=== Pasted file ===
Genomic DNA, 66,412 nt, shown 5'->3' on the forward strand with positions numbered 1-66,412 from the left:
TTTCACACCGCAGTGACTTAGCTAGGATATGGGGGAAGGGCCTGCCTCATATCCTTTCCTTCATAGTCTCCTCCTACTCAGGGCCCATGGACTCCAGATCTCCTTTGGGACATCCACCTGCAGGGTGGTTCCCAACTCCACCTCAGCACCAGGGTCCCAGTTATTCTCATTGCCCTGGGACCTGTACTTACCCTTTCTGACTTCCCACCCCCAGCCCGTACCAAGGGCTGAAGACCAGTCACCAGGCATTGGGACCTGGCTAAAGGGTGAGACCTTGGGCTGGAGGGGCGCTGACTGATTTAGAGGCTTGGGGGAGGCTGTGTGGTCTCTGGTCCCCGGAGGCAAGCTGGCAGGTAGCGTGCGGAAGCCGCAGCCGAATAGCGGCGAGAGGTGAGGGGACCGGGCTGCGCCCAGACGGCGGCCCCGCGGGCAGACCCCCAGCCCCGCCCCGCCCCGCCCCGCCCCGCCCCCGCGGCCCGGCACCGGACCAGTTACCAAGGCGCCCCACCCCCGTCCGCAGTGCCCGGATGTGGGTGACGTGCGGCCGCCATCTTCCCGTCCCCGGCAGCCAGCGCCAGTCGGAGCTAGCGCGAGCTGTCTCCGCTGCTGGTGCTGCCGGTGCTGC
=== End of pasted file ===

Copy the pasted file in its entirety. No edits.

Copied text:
Genomic DNA, 66,412 nt, shown 5'->3' on the forward strand with positions numbered 1-66,412 from the left:
TTTCACACCGCAGTGACTTAGCTAGGATATGGGGGAAGGGCCTGCCTCATATCCTTTCCTTCATAGTCTCCTCCTACTCAGGGCCCATGGACTCCAGATCTCCTTTGGGACATCCACCTGCAGGGTGGTTCCCAACTCCACCTCAGCACCAGGGTCCCAGTTATTCTCATTGCCCTGGGACCTGTACTTACCCTTTCTGACTTCCCACCCCCAGCCCGTACCAAGGGCTGAAGACCAGTCACCAGGCATTGGGACCTGGCTAAAGGGTGAGACCTTGGGCTGGAGGGGCGCTGACTGATTTAGAGGCTTGGGGGAGGCTGTGTGGTCTCTGGTCCCCGGAGGCAAGCTGGCAGGTAGCGTGCGGAAGCCGCAGCCGAATAGCGGCGAGAGGTGAGGGGACCGGGCTGCGCCCAGACGGCGGCCCCGCGGGCAGACCCCCAGCCCCGCCCCGCCCCGCCCCGCCCCGCCCCCGCGGCCCGGCACCGGACCAGTTACCAAGGCGCCCCACCCCCGTCCGCAGTGCCCGGATGTGGGTGACGTGCGGCCGCCATCTTCCCGTCCCCGGCAGCCAGCGCCAGTCGGAGCTAGCGCGAGCTGTCTCCGCTGCTGGTGCTGCCGGTGCTGC